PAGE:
Monday, October 18, 2010

Fummetti/Illustrated Comics?

OK, how many of you remember Cool World? It was a 1992 movie by Ralph Bakshi that featured a mixture of live action and animated characters. It featured Gabriel Byrne, Brad Pitt and the voice of Kim Basinger. Like Who Framed Roger Rabbit? a few years earlier, it featured real people who were able to step into a cartoon world. However in light of it coming out just a few years after Roger Rabbit and bearing some superficial similarities, it really wasn't very good.

But it had not only a comic book adaptation, but also a comic book sequel written by Michael Eury. I don't actually recall the storyline of the comic -- I know that, at the time, I could only find the first two issues -- but I do remember be disappointed in the art. Not that the illustrations by Stephen DeStefano and Chuck Fiala were bad, but the problem was that it was ALL illustrated. It was very difficult to tell which bits were supposed to take place in the real world and which were taking place in the cartoon world because everything had a black outline around it.

There was actually ANOTHER comic that beat Cool World to the conceptual punch in that regard. Mirror Walker featured a cartoon character that fell through a mirror, Alice in Wonderland style, into the real world. However, in this series, while the main character was drawn in an animated style, he was placed on photographs so it looked as if he were inhabiting a different world. The series only lasted two issues before it was canceled, so the story didn't get very far but, for the record, it was by Marv Wolfman and Barry Petersen.

The question at hand, though, is: what other comics are out there that feature a deliberate mixing of illustrations and photography to show a distinction/difference between two worlds. Jack Kirby sometimes used photo collages in his comics, but they weren't intended to showcase a difference between two realities. (And don't you go bringing up his introduction of the Negative Zone to me! You know what I'm talking about here!) Where else have cartoons and real people interacted on the comic page, and shared their respective worlds with one another?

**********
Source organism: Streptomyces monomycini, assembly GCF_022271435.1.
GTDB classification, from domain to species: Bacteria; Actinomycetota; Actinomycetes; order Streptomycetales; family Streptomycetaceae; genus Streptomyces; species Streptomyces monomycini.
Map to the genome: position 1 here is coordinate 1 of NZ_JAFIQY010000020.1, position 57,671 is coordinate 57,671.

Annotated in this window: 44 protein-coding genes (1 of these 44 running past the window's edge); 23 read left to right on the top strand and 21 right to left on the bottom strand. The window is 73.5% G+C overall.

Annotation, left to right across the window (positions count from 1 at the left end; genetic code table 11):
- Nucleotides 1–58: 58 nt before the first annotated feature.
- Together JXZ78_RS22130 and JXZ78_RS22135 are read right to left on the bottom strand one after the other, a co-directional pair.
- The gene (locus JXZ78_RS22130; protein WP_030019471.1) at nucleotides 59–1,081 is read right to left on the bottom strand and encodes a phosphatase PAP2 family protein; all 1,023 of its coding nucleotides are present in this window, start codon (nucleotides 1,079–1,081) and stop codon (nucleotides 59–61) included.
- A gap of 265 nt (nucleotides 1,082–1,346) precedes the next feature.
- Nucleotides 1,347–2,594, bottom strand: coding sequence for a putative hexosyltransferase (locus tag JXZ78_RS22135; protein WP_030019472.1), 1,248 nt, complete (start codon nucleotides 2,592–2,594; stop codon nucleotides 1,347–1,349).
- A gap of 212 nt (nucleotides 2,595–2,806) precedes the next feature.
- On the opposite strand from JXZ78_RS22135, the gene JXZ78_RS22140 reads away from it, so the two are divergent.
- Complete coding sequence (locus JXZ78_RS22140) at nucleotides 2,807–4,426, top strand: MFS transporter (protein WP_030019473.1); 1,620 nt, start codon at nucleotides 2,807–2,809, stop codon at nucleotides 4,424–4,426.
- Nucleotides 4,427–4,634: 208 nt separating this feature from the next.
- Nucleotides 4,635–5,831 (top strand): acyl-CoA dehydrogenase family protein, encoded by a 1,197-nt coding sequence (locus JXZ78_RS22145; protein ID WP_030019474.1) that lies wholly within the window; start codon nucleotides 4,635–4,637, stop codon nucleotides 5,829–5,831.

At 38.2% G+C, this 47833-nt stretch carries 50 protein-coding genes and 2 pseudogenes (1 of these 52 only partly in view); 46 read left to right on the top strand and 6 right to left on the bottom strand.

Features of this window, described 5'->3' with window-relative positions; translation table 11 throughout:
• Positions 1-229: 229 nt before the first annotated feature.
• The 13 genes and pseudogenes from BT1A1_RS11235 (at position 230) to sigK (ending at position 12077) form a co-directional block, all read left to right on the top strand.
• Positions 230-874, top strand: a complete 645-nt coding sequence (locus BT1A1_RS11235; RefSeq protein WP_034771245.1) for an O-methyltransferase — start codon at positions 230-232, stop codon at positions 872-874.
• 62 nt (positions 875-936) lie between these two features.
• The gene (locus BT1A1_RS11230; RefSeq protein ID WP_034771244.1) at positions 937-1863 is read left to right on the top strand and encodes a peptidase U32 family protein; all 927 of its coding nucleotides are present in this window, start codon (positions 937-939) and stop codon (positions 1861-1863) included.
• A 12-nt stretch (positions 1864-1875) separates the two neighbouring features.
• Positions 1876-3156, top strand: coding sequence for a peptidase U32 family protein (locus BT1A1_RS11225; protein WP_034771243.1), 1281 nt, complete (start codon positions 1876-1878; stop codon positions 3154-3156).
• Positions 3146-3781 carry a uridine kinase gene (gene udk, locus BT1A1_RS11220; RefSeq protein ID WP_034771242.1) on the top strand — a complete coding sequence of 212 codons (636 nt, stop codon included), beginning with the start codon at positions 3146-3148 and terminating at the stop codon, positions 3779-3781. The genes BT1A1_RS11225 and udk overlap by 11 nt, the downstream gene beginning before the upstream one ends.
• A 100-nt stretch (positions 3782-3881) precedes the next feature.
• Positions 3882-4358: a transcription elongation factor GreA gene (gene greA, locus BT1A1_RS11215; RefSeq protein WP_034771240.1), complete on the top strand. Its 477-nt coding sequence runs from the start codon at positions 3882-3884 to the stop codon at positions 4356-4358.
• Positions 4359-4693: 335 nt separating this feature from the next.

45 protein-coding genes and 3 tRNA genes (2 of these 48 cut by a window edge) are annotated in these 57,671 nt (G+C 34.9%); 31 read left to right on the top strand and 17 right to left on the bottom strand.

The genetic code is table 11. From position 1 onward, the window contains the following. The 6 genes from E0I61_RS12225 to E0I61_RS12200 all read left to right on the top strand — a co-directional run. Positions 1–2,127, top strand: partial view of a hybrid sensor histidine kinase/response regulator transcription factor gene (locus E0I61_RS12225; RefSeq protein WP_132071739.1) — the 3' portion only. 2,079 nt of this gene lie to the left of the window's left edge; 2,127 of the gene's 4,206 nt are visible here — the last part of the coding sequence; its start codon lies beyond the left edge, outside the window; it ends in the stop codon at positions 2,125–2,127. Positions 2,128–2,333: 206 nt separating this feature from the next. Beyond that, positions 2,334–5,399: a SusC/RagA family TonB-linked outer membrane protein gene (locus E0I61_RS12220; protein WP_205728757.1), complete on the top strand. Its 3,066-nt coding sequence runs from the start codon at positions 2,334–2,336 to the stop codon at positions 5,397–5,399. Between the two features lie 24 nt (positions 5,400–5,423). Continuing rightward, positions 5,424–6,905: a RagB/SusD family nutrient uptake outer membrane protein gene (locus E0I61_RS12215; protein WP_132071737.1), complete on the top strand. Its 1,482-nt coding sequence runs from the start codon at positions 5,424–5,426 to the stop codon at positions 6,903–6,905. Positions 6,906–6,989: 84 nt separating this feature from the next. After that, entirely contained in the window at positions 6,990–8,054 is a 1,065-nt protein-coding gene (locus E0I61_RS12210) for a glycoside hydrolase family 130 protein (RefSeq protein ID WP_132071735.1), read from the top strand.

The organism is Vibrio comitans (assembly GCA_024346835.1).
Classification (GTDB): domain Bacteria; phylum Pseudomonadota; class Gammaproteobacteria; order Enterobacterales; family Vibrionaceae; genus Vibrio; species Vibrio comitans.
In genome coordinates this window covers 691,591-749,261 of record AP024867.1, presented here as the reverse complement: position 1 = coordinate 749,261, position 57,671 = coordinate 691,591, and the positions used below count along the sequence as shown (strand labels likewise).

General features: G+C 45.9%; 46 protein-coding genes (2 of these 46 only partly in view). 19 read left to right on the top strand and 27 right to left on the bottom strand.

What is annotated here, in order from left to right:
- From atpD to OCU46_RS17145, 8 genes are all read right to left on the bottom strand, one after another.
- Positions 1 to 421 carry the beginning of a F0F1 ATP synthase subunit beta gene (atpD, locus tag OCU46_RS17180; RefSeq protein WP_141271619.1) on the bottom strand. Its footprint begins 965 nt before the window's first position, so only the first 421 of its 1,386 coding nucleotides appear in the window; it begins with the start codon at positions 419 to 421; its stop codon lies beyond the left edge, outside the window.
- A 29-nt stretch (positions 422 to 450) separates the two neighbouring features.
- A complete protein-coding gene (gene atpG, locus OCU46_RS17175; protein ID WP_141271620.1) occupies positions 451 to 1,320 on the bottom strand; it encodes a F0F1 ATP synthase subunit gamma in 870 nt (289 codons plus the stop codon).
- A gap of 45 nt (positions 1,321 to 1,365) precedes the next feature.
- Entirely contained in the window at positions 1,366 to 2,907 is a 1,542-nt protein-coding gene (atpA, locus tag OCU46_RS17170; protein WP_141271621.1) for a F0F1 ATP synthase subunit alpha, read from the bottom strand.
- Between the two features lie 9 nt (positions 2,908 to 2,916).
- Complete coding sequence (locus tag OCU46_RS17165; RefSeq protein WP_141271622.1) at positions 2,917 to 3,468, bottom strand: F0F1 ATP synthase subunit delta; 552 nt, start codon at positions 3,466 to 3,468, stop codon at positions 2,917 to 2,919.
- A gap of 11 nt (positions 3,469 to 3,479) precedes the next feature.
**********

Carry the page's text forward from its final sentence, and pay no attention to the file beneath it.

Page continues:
2 comments:

DeBT said...

Not too many I admit. The first S-hero example that came to mind was in the Elsewhere volume, World's Funniest where Mr. Mxyplkt and Bat-Mite fought each other through multiple universes through DC's history, including one where they briefly entered the "real" world and were horrified by the surroundings.

Another example was in the first JadeMan collection where the author gave a plot summary halfway through The Musty Bride, and the characters were upset at him for interupting the story. Also, some of the matchmaking choices for the horny guy were realistic photos, including a four-year old, a grandmother, a vampire mouth, a Piggy bank(?!), and Ultraman. (To quote Dave Barry, I'm not making any of this up)

I would've posted samples of that story if anybody was interested. Maybe now they will be.
http://sundaycomicsdebt.blogspot.com/2010/08/princess-jademan.html

Also, you know those impressively illustrated Mangas where they capture the details of a towering overview of a city? Well, those are taken from ACTUAL photos of overhead scans and then later given greytones that match the Manga's artwork. A very effective shortcut that's no doubt made even easier with GoogleMaps.

oletheros said...

I'm actually working on a series of original graphic novels right now that use this effect.